Technology and our increasing demand for security have put us all under surveillance. Is privacy becoming just a memory?
In 1949, the British novelist George Orwell published his dystopian masterpiece 1984, with its grim admonition: “Big Brother is watching you.” The concept of “watching” was a quaintly circumscribed undertaking back then. That year, an American company released the first commercially closed-circuit television (CCTV) system. Two years later, in 1951, Kodak introduced its Brownie portable movie camera to an awestruck public.
Today more than 2.5 trillion images are shared or stored on the Internet annually—and that doesn’t count the billions of photographs and videos people keep to themselves. By 2020, 6.1 billion people could have phones with picture-taking capabilities. Meanwhile, in a single year an estimated 106 million new surveillance cameras are sold. More than three million ATMs worldwide stare back at their customers. Cameras hover over roadways to catch speeding motorists or parking violators but also, in the United Kingdom, to track the comings and goings of suspected criminals.
The growing number of people wearing body cameras now includes not just police but also hospital workers and others. Personal monitoring devices—dash cams, cyclist helmet cameras to record collisions, doorbells equipped with lenses to catch package thieves—are becoming a part of many city dwellers’ everyday arsenal. Less quantifiable are the billions of images of unsuspecting citizens captured by facial-recognition technology and stored in law enforcement and private-sector databases.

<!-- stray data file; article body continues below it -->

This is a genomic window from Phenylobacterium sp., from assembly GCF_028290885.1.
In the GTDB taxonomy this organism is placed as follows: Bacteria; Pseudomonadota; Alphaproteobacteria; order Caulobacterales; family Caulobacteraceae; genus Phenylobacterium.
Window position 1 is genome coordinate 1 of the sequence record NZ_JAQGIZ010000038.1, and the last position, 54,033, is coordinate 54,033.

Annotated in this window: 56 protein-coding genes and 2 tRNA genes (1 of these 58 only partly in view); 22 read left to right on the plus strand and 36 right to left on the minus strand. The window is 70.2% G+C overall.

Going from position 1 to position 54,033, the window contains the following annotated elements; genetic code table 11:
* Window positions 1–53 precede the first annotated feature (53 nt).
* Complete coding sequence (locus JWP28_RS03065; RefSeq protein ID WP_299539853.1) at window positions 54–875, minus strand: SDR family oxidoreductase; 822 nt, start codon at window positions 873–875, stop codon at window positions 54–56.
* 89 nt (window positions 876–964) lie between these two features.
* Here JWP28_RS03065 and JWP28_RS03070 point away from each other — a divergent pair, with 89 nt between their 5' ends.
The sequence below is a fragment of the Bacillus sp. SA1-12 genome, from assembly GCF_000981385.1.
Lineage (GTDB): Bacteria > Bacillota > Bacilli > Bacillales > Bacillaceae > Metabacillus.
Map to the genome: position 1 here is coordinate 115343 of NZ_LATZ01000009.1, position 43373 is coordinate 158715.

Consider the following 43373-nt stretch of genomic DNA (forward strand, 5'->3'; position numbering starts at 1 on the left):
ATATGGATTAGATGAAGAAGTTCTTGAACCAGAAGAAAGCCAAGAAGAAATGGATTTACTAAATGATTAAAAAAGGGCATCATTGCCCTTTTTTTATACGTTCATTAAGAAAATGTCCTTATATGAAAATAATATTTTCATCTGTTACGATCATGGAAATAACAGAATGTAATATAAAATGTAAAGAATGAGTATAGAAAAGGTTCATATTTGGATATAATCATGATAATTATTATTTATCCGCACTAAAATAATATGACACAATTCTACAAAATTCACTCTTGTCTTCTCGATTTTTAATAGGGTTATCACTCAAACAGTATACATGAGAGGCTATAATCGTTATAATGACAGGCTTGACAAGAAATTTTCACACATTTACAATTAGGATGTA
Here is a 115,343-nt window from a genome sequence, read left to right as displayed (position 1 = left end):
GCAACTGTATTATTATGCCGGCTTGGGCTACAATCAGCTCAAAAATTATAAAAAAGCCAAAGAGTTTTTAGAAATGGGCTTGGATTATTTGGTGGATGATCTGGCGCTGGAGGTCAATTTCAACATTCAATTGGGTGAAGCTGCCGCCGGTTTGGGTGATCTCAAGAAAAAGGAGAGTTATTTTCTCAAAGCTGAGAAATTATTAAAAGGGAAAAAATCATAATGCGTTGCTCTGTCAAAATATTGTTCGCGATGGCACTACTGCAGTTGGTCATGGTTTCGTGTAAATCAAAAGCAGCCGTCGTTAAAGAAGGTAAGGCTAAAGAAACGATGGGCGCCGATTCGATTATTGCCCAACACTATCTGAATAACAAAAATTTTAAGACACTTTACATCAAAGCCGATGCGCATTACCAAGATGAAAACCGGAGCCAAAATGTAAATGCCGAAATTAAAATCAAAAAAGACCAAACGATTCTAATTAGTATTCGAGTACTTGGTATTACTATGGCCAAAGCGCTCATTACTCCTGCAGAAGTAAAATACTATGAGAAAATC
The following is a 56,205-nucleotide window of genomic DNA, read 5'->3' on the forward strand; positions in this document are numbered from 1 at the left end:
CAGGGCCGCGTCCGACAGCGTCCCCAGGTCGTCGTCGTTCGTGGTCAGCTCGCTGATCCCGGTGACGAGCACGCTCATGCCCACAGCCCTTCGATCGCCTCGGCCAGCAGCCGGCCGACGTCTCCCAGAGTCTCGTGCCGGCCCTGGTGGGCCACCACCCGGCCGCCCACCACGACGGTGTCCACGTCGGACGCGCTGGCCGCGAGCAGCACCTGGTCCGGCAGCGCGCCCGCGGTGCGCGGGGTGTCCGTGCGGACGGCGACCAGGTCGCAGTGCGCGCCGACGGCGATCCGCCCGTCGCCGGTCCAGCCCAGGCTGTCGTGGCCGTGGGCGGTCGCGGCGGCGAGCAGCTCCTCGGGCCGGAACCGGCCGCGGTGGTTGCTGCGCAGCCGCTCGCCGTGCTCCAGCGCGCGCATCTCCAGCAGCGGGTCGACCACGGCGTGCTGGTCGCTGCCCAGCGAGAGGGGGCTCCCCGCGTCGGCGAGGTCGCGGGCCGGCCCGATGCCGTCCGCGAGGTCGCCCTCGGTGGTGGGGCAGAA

Those are merely the “watching” devices we can see. The skies are cluttered with drones—2.5 million of which were purchased in 2016 by American hobbyists and businesses. That doesn’t include unmanned aerial vehicles the U.S. government uses to bomb terrorists in Yemen, help stop illegal immigrants entering from Mexico, monitor hurricane flooding in Texas, and catch cattle thieves in North Dakota. Nor does it include the many thousands of airborne spying devices employed by other countries, including Russia, China, Iran, and North Korea. We’re also being watched by the more than 1,700 satellites that monitor our planet. Meanwhile, our smartphones, our Internet searches, and our social media accounts can be tracked to give away our secrets.
In our February issue, we examine the increasingly intrusive world of surveillance—its benefits, its drawbacks, and what it means for our society now that a modern version of Big Brother has become an inevitable part of our lives.
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